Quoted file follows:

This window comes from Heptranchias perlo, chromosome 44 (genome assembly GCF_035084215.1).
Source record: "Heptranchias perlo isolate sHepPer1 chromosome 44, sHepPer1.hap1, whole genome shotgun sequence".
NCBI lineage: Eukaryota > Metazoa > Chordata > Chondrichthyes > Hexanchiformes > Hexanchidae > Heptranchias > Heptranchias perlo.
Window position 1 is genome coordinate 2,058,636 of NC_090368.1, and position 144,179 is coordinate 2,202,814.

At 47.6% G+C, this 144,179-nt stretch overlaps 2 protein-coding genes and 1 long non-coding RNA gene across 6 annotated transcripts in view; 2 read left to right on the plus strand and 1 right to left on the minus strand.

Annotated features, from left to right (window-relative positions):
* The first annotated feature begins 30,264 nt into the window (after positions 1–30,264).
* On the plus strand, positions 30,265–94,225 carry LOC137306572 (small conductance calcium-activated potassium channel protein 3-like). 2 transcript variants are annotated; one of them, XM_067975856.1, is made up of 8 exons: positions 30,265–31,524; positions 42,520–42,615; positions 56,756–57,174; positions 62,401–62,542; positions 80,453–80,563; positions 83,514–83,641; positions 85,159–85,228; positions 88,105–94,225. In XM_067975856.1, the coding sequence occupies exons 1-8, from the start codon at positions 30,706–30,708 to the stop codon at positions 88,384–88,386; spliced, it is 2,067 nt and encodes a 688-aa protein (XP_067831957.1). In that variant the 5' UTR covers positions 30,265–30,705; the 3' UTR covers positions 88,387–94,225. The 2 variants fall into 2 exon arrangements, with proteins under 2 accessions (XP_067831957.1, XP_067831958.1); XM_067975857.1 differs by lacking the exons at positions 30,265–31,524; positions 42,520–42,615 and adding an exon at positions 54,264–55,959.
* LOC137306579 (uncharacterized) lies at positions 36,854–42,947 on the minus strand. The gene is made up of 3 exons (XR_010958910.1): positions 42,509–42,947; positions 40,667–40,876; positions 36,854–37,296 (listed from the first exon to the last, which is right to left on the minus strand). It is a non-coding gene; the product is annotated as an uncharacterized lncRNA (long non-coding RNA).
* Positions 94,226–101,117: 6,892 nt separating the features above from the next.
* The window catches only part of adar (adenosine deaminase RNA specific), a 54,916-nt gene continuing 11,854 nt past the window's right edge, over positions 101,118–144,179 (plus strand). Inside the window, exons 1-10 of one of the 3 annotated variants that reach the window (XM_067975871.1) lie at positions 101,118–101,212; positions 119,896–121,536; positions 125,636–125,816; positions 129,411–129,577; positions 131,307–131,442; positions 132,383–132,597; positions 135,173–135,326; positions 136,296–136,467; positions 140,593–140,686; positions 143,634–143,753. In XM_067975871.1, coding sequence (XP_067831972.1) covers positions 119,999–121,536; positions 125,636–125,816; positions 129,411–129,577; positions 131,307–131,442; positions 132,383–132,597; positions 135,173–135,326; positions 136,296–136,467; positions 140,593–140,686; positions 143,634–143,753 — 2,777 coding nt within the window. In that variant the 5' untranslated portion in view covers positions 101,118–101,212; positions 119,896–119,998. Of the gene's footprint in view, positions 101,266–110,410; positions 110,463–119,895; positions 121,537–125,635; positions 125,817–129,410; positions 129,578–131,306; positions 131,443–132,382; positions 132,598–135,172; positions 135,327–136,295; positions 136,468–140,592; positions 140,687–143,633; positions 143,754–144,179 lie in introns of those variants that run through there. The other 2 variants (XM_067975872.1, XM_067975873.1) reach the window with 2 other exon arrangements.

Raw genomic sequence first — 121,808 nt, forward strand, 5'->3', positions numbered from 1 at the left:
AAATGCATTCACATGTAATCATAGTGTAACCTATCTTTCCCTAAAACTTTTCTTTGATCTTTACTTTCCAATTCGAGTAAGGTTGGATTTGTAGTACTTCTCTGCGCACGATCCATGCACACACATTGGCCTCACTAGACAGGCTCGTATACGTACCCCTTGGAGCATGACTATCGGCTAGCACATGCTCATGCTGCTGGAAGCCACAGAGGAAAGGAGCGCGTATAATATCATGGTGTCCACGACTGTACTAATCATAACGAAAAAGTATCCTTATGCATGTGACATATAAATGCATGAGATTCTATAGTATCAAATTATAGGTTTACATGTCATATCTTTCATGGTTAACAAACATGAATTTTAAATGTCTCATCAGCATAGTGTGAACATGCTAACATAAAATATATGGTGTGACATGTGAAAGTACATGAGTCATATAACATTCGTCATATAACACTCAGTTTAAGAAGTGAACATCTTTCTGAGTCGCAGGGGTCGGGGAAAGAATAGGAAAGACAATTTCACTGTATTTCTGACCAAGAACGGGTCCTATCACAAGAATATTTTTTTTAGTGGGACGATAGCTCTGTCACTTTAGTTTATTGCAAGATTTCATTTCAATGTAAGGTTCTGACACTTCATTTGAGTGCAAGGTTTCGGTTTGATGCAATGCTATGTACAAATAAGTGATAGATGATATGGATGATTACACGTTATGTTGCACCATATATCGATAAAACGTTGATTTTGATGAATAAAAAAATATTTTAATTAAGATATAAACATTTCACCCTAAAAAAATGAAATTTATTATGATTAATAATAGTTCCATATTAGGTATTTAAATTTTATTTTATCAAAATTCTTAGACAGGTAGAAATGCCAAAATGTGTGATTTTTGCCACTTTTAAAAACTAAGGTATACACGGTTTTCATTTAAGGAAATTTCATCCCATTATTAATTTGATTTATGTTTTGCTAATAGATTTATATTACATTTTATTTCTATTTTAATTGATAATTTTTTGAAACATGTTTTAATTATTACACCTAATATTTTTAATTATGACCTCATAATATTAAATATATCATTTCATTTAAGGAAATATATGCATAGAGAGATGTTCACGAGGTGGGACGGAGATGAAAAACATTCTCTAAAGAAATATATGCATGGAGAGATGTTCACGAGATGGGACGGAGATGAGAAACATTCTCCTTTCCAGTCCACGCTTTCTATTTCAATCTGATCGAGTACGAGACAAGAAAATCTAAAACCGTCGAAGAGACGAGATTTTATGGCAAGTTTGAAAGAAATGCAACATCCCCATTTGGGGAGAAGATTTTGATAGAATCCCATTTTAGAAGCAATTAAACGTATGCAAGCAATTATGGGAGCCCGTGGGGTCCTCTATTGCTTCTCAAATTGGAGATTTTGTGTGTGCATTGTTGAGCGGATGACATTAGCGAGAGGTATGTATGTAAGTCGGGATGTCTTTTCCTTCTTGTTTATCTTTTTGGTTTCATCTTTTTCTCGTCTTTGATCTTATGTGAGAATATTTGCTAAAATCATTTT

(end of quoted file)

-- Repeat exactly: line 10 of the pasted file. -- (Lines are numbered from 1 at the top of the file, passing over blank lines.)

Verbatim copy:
* Positions 94,226–101,117: 6,892 nt separating the features above from the next.